Did you know that one of the biggest causes of stress is rigid expectations? We all do it from time to time; get a mental picture of how our lives “should be” – and get really annoyed when our outer circumstances don’t cooperate! One of the biggest gifts you can give yourself is a flexible state of mind. In other words, learn how to detach from unrealistic expectations and go with the flow.
When you have a flexible mind-set, you’re able to deal with crises and problems much more easily because you’re not working against a preconceived notion of how things “should be”. You’re able to tap into your creative problem-solving skills and move through challenges without all the drama and frustration.
Just as your car runs more smoothly and requires less energy to go faster and farther when the wheels are in perfect alignment, you perform better when your thoughts, feelings, emotions, goals, and values are in balance.
Some of us remember when:
Being sent to the drugstore to test vacuum tubes for the TV.
When Kool-Aid was the only drink for kids, other than milk and sodas.
When there were two types of sneakers for girls and boys (Keds & PF Flyers), and the only time you wore them at school, was for “gym.”
When it took five minutes for the TV to warm up.
When nearly everyone’s mom was at home when the kids got there.
When nobody owned a purebred dog.
When a quarter was a decent allowance, and another quarter a huge bonus.
When you’d reach into a muddy gutter for a penny.
When girls neither dated nor kissed until late high school, if then.
When your mom wore nylons that came in two pieces.
When all of your male teachers wore neckties and female teachers had their hair done, everyday.
When you got your windshield cleaned, oil checked, and gas pumped, without asking,….. for free, every time and you didn’t pay for air. And you got trading stamps to boot!
When laundry detergent had free glasses, dishes or towels hidden inside the box.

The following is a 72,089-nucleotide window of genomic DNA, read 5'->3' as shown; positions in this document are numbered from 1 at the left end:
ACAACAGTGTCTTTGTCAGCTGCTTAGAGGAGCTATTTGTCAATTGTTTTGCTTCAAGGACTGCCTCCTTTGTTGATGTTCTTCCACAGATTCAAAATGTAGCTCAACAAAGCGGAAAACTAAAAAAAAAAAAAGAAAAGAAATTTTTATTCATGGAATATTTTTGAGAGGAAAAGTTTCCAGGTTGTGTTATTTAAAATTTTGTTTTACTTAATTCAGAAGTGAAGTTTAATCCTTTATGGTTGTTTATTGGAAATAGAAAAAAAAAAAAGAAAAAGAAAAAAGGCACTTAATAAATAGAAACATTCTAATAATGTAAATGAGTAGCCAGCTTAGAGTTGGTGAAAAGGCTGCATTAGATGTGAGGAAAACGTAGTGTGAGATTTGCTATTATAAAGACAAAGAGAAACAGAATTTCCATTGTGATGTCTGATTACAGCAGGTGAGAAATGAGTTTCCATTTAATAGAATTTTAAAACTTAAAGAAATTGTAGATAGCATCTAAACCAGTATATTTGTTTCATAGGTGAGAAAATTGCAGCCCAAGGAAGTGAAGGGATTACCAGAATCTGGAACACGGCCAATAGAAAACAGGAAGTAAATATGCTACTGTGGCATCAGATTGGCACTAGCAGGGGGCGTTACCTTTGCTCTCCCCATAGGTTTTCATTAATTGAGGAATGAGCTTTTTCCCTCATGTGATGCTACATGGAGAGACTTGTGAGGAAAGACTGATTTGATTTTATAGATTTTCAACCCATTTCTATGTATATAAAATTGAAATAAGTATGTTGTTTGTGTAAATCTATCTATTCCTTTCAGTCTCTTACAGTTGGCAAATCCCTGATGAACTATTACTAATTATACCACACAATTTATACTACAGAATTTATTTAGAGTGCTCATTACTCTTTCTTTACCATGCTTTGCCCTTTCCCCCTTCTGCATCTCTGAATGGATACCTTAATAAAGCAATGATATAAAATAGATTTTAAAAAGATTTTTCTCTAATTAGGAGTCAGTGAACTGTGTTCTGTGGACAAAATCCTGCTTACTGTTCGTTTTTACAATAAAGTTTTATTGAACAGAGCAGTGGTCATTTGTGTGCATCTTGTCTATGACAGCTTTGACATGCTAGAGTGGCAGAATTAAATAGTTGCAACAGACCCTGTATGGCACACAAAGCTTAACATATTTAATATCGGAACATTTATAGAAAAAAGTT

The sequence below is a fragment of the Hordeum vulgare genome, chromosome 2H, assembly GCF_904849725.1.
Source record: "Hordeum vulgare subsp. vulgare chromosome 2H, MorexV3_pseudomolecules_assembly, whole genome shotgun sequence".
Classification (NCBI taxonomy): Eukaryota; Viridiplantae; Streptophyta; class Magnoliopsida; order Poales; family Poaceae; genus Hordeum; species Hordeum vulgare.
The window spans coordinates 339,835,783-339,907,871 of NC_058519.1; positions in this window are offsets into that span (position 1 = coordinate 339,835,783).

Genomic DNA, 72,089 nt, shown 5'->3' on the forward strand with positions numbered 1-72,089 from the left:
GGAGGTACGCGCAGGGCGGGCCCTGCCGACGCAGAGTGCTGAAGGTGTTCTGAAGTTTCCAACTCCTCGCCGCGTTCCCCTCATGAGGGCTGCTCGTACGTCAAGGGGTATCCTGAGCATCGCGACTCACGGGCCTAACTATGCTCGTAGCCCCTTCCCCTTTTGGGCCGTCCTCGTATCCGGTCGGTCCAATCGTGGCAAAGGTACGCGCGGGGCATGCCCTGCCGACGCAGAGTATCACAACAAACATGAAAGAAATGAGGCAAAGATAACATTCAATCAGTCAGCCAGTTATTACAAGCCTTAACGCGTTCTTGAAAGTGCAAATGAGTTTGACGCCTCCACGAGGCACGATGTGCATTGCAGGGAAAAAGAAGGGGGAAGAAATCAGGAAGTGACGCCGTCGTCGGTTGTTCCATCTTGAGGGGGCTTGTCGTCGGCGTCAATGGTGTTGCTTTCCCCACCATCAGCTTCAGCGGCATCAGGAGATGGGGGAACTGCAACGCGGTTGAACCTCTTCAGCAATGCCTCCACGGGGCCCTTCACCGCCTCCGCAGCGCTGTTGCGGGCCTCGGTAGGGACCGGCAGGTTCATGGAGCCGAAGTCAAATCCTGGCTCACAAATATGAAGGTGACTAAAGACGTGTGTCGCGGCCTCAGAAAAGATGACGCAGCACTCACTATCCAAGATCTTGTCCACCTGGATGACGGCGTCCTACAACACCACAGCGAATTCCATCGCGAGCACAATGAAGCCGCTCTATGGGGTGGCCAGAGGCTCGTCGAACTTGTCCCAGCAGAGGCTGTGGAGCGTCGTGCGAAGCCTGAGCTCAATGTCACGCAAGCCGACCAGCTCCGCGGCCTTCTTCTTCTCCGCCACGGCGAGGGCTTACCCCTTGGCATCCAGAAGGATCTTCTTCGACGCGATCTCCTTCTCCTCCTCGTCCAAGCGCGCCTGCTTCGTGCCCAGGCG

When any parent could discipline any kid, or feed him, or use him to carry groceries, and nobody, not even the kid, thought a thing of it.
When it was considered a great privilege to be taken out to dinner at a real restaurant with your parents.
When they threatened to keep kids back a grade if they failed…and did!
When being sent to the principal’s office was nothing compared to the fate that awaited a misbehaving student at home.
Billing’s Law: Live within your income, even if you have to borrow to do so.
She said she learned this from the kids:
•There is no such thing as child-proofing your house.
•If you spray hair spray on dust bunnies and run over them with roller blades, they can ignite.
•A 4 year-old’s voice is louder than 200 adults in a crowded restaurant.
•If you hook a dog leash over a ceiling fan the motor is not strong enough to rotate a 42 pound boy wearing pound puppy underwear and a superman cape. It is strong enough however to spread paint on all four walls of a 20 by 20 foot room.
•Baseballs make marks on ceilings.
The mother of three notoriously unruly youngsters was asked whether or not she’d have children if she had it to do over again. “Sure,” she replied, “but not the same ones.”
Be aware of wonder. Live a balanced life – learn some and think some and draw and paint and sing and dance and play and work every day some.
Stay well, do good work, and have fun.
Management is not responsible for duplicates from previous dailies. The editor is somewhat senile.